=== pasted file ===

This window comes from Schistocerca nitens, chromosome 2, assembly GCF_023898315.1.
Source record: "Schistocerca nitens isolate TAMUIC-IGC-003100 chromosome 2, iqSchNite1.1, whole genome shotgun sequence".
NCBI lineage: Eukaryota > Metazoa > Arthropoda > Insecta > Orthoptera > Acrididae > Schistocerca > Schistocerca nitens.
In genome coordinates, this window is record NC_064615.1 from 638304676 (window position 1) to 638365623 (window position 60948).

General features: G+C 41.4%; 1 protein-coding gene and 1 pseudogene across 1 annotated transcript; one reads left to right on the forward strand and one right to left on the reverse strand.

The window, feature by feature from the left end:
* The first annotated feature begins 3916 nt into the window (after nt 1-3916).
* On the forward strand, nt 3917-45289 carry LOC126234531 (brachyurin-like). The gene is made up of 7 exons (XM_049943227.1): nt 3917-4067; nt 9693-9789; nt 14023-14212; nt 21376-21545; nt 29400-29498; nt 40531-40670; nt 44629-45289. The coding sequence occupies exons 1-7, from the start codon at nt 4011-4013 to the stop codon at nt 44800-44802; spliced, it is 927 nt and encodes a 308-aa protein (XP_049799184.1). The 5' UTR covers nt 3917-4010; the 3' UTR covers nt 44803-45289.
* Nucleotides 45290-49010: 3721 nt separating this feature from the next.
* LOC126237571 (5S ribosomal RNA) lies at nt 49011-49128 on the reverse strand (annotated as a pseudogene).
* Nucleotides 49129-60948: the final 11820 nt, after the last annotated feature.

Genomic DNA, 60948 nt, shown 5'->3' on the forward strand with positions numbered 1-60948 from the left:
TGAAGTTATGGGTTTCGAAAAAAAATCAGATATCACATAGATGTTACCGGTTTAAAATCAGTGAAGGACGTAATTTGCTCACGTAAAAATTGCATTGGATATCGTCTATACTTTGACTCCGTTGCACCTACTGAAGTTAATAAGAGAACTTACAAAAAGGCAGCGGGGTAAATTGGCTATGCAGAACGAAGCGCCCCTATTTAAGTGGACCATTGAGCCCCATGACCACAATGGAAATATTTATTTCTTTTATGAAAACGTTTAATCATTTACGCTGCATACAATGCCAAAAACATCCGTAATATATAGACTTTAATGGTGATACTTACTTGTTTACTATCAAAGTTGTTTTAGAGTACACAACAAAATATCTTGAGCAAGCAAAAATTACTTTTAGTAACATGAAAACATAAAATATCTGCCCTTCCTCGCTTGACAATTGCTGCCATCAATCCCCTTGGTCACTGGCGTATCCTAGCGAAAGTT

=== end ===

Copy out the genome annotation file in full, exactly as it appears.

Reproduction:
This window comes from Schistocerca nitens, chromosome 2, assembly GCF_023898315.1.
Source record: "Schistocerca nitens isolate TAMUIC-IGC-003100 chromosome 2, iqSchNite1.1, whole genome shotgun sequence".
NCBI lineage: Eukaryota > Metazoa > Arthropoda > Insecta > Orthoptera > Acrididae > Schistocerca > Schistocerca nitens.
In genome coordinates, this window is record NC_064615.1 from 638304676 (window position 1) to 638365623 (window position 60948).

General features: G+C 41.4%; 1 protein-coding gene and 1 pseudogene across 1 annotated transcript; one reads left to right on the forward strand and one right to left on the reverse strand.

The window, feature by feature from the left end:
* The first annotated feature begins 3916 nt into the window (after nt 1-3916).
* On the forward strand, nt 3917-45289 carry LOC126234531 (brachyurin-like). The gene is made up of 7 exons (XM_049943227.1): nt 3917-4067; nt 9693-9789; nt 14023-14212; nt 21376-21545; nt 29400-29498; nt 40531-40670; nt 44629-45289. The coding sequence occupies exons 1-7, from the start codon at nt 4011-4013 to the stop codon at nt 44800-44802; spliced, it is 927 nt and encodes a 308-aa protein (XP_049799184.1). The 5' UTR covers nt 3917-4010; the 3' UTR covers nt 44803-45289.
* Nucleotides 45290-49010: 3721 nt separating this feature from the next.
* LOC126237571 (5S ribosomal RNA) lies at nt 49011-49128 on the reverse strand (annotated as a pseudogene).
* Nucleotides 49129-60948: the final 11820 nt, after the last annotated feature.

Genomic DNA, 60948 nt, shown 5'->3' on the forward strand with positions numbered 1-60948 from the left:
TGAAGTTATGGGTTTCGAAAAAAAATCAGATATCACATAGATGTTACCGGTTTAAAATCAGTGAAGGACGTAATTTGCTCACGTAAAAATTGCATTGGATATCGTCTATACTTTGACTCCGTTGCACCTACTGAAGTTAATAAGAGAACTTACAAAAAGGCAGCGGGGTAAATTGGCTATGCAGAACGAAGCGCCCCTATTTAAGTGGACCATTGAGCCCCATGACCACAATGGAAATATTTATTTCTTTTATGAAAACGTTTAATCATTTACGCTGCATACAATGCCAAAAACATCCGTAATATATAGACTTTAATGGTGATACTTACTTGTTTACTATCAAAGTTGTTTTAGAGTACACAACAAAATATCTTGAGCAAGCAAAAATTACTTTTAGTAACATGAAAACATAAAATATCTGCCCTTCCTCGCTTGACAATTGCTGCCATCAATCCCCTTGGTCACTGGCGTATCCTAGCGAAAGTT